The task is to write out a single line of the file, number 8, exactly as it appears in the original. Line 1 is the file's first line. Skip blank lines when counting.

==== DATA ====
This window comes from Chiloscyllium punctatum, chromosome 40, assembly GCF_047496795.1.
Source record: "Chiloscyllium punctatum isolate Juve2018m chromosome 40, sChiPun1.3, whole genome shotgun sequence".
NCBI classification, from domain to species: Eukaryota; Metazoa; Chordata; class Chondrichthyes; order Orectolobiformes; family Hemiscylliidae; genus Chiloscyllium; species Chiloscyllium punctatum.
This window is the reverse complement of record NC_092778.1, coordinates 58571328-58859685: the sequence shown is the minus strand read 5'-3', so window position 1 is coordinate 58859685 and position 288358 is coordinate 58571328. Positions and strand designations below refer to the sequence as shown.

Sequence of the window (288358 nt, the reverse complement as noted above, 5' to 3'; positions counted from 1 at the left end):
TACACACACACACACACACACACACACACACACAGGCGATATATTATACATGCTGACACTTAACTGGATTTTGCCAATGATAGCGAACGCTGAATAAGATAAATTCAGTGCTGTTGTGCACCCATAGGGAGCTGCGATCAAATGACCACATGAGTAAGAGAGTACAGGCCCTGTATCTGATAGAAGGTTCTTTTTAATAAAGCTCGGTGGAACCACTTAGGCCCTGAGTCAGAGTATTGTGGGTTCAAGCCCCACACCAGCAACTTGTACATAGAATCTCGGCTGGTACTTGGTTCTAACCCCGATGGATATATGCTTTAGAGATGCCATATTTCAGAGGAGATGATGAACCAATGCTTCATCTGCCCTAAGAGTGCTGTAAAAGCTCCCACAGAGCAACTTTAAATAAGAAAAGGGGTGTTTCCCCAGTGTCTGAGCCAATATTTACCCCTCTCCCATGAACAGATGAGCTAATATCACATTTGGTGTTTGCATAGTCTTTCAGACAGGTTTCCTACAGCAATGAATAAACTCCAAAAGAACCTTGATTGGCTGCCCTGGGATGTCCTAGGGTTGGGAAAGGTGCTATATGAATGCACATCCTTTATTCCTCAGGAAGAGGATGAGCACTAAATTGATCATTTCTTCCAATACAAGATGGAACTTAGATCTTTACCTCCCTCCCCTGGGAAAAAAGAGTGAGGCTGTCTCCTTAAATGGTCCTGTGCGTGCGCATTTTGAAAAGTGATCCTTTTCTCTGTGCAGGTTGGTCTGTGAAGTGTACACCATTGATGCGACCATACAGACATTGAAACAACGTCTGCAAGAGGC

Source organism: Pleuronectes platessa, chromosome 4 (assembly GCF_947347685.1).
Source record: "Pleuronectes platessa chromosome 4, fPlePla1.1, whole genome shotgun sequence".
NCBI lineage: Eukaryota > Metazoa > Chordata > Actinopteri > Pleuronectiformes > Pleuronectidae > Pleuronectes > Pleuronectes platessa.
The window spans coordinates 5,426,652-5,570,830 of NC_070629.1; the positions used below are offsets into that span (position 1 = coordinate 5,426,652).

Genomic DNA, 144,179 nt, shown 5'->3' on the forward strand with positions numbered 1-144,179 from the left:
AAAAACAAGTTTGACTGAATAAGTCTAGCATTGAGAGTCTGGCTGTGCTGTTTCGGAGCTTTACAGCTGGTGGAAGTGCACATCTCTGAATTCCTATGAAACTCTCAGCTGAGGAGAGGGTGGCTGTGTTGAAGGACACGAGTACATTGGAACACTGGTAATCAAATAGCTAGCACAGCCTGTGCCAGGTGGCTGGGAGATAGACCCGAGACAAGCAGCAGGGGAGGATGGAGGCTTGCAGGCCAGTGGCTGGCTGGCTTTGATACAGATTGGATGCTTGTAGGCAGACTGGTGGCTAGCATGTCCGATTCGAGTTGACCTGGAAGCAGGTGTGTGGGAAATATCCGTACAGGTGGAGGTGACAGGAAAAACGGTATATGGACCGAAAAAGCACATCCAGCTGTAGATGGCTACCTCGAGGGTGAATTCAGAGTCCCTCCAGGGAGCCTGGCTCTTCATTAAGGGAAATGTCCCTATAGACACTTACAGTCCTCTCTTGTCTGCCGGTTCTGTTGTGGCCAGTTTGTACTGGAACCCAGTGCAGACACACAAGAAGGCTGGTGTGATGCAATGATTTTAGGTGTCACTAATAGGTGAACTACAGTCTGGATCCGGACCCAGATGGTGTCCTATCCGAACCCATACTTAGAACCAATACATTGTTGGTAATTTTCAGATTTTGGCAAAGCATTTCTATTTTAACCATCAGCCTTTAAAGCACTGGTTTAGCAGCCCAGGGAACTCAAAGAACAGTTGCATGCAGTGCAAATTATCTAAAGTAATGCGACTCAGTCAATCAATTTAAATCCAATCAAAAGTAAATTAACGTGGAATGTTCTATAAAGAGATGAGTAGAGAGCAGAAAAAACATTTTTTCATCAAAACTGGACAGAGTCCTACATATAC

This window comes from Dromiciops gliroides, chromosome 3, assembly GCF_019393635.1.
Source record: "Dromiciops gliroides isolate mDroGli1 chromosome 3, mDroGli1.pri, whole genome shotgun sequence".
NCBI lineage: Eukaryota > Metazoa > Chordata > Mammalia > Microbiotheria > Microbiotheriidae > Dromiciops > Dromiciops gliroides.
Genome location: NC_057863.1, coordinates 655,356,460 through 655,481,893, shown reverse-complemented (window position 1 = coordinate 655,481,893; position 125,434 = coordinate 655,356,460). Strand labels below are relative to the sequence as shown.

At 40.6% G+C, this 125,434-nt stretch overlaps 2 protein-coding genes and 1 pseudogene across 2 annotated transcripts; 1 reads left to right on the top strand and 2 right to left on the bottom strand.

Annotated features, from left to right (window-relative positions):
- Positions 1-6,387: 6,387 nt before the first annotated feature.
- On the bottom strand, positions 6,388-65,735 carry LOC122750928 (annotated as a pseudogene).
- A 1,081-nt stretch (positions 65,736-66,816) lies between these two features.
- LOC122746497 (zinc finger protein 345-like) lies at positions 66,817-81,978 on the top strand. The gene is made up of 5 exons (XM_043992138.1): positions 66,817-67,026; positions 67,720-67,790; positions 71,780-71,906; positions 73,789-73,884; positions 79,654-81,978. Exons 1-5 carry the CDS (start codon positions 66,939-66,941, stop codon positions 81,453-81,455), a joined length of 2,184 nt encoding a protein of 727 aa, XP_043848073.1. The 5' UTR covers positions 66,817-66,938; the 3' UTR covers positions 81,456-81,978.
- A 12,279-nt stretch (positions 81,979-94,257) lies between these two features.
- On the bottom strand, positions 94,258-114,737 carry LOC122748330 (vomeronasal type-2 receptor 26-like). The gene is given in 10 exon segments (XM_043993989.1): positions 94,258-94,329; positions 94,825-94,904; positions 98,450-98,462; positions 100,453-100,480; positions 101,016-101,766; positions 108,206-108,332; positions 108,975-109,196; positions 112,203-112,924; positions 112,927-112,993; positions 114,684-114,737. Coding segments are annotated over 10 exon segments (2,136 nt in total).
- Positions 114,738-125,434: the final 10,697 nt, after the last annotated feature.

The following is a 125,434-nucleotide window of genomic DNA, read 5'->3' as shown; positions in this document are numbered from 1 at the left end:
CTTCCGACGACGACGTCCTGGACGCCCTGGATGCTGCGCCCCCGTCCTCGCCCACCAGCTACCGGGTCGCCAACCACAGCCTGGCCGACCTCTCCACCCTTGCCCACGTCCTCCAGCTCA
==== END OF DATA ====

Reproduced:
Source record: "Pleuronectes platessa chromosome 4, fPlePla1.1, whole genome shotgun sequence".